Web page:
bruant.d at gmail.com
Tue Feb 14 00:47:30 PST 2012
Le 14/02/2012 07:22, Erik Arvidsson a écrit :
> On Mon, Feb 13, 2012 at 21:25, Jason Orendorff
> <jason.orendorff at gmail.com> wrote:
>> Unless TC39 specifies otherwise, the enumeration order of Map and Set
>> will be arbitrary, it will certainly be inconsistent across browsers,
>> and it will most likely even include a random component per Map/Set
>> It is very hard to see how any code could depend on a particular
>> implementation's enumeration order if it is randomized.
> I think we should be careful not to specify the iteration order and we
> should make sure that the first two implementations intentionally do
> not agree on the ordering.
> This is our one time chance to get this right and we don't want to
> paint us into another corner with Map/Set iteration order.
It cannot be a "one time chance". This property (implementations not
agreeing) would need to be followed, because if at some point, some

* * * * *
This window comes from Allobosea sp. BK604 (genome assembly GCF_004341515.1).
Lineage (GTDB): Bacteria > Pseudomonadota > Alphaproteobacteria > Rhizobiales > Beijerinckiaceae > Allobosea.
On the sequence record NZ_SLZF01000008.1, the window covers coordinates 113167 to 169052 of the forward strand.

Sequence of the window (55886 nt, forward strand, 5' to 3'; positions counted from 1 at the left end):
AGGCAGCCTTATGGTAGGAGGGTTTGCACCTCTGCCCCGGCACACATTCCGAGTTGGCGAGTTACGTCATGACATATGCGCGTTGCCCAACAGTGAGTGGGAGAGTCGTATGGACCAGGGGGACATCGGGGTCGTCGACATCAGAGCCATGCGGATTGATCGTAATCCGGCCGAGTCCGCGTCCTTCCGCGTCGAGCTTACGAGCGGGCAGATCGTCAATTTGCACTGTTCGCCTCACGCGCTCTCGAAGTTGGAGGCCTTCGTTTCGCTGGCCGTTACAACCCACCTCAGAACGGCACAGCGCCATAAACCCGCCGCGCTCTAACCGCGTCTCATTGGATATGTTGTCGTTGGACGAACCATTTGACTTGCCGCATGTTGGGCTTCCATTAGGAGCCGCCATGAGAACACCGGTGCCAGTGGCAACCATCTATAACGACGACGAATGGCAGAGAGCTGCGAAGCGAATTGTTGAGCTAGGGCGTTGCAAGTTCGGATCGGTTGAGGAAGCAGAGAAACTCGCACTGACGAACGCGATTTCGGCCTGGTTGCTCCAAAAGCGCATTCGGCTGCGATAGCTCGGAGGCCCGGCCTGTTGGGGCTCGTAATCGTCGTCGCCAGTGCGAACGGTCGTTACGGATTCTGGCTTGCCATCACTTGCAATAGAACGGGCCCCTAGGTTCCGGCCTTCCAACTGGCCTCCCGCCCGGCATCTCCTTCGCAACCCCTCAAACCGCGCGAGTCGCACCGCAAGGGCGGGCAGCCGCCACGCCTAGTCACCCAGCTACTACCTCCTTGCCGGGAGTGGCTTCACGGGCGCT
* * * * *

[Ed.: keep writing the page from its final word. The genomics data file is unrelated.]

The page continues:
implementations do agree, we'll be back to where we started and people
will start relying on enumeration order.
Moreover, maybe the 2 first implementations will disagree, but maybe
some implementations will agree (either in all cases or in some
observable cases that people will use in their code).
For instance, what if Firefox and Chrome disagree, but iPhone safari and
Android Webkit agree?
Also, some products (Node.js (V8), MongoDB (SpiderMonkey), etc.) rely
only on one JS engine, so JS code written for these could rely on the
particular order of the given implementation. If it is the case, it will
force these implementations to keep their order for backward-compat sake.
Worst case, 2 non-compatible implementations are forced to keep their
different order for some products built on top of them each relying on
the particular order, making it impossible later to specify a given order.
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